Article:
1. Unless you plan on going into academia, a thesis is seen as somewhat worthless to many in the business community.
  2. Hiring managers like to see “results,” a project was more likely to give me that over a theoretical research paper.
  3. I like to give my opinions (one reason a blog is a fantastic option for me) – I like it even better when people listen!
  4. I one day would love to pursue a career as a marketing consultant and this was a nice mini-start.

For BA795 all participants were given a list of participating companies and the help they needed. The companies and projects ranged from huge hotel corporations needing a diversified marketing strategy to start-ups needing to know if their idea would pan out in the marketplace.  Each member of the upcoming graduating class ranked which project they would like to participate in, we were then assigned a group and a company to consult with.

So, here lies the crux of the situation. As groups were announced we all sat around like elementary school kids getting picked for dodge ball, “Will I getting picked for the ‘cool’ project?” “Will my group be a bunch of slackers?”

Typical

It’s the risk you take when you opt in for a group project rather than a solo thesis!

I ended up being assigned to a client that needed help with developing a branding/rebranding analysis along with three other MBA candidates. I knew one of the girls, Kari, personally and as much as I hate to admit this to her I knew she would make a fantastic group member 😉 (I have to keep up the teasing relationship we developed – Kari is actually one of the most dedicated and hardworking people I have had the pleasure of working with).  I had not had the pleasure of working with Adam and Melissa in my MBA career but I am SOOOOO glad they were my other group members! The four of us never had any issues with each other and everyone produced spectacular work ON TIME!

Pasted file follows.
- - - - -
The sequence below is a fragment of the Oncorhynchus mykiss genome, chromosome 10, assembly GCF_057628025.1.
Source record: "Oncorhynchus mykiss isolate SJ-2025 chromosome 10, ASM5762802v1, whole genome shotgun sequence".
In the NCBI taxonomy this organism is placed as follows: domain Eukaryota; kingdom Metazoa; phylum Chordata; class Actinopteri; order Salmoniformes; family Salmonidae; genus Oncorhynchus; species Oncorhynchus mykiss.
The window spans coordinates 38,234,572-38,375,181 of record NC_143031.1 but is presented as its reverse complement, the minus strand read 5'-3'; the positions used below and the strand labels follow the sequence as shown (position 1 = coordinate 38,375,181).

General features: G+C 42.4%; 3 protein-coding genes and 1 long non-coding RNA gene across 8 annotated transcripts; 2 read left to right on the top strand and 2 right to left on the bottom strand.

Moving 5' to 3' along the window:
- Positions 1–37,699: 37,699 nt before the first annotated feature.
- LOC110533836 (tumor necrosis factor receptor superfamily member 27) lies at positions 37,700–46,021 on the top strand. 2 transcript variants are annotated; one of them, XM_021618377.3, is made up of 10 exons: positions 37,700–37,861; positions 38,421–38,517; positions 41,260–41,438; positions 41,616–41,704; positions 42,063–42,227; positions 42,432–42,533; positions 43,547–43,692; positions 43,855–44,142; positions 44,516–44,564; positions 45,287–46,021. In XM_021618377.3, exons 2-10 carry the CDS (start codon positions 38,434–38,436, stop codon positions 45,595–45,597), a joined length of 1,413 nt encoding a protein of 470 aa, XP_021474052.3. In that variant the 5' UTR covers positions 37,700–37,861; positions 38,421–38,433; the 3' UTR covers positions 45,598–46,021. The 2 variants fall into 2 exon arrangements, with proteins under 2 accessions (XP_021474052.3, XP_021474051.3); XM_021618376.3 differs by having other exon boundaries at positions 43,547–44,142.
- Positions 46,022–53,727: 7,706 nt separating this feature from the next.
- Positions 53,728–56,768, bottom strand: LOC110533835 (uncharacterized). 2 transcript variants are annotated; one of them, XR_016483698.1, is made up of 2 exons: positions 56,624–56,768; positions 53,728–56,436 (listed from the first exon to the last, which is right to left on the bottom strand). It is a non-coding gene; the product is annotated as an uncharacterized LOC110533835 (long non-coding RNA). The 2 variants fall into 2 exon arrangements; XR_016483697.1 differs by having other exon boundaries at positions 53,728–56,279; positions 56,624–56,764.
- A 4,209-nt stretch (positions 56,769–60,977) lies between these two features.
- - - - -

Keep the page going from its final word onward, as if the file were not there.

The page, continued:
Once we jumped through some hoops and touchy issues with our two assigned advisers (who I still refuse to accept we needed) we were on a roll. Unlike other groups that had issues with difficult clients, our client was FANTASTIC! We met with a representative for our client’s organization who was understanding, compassionate of our time restrictions, incredibly accessible to any questions that arose, and warned us up front that even if our suggestions were not acted upon they were appreciated – dare I say it, they were the perfect client we’ll probably never see again in our consulting careers.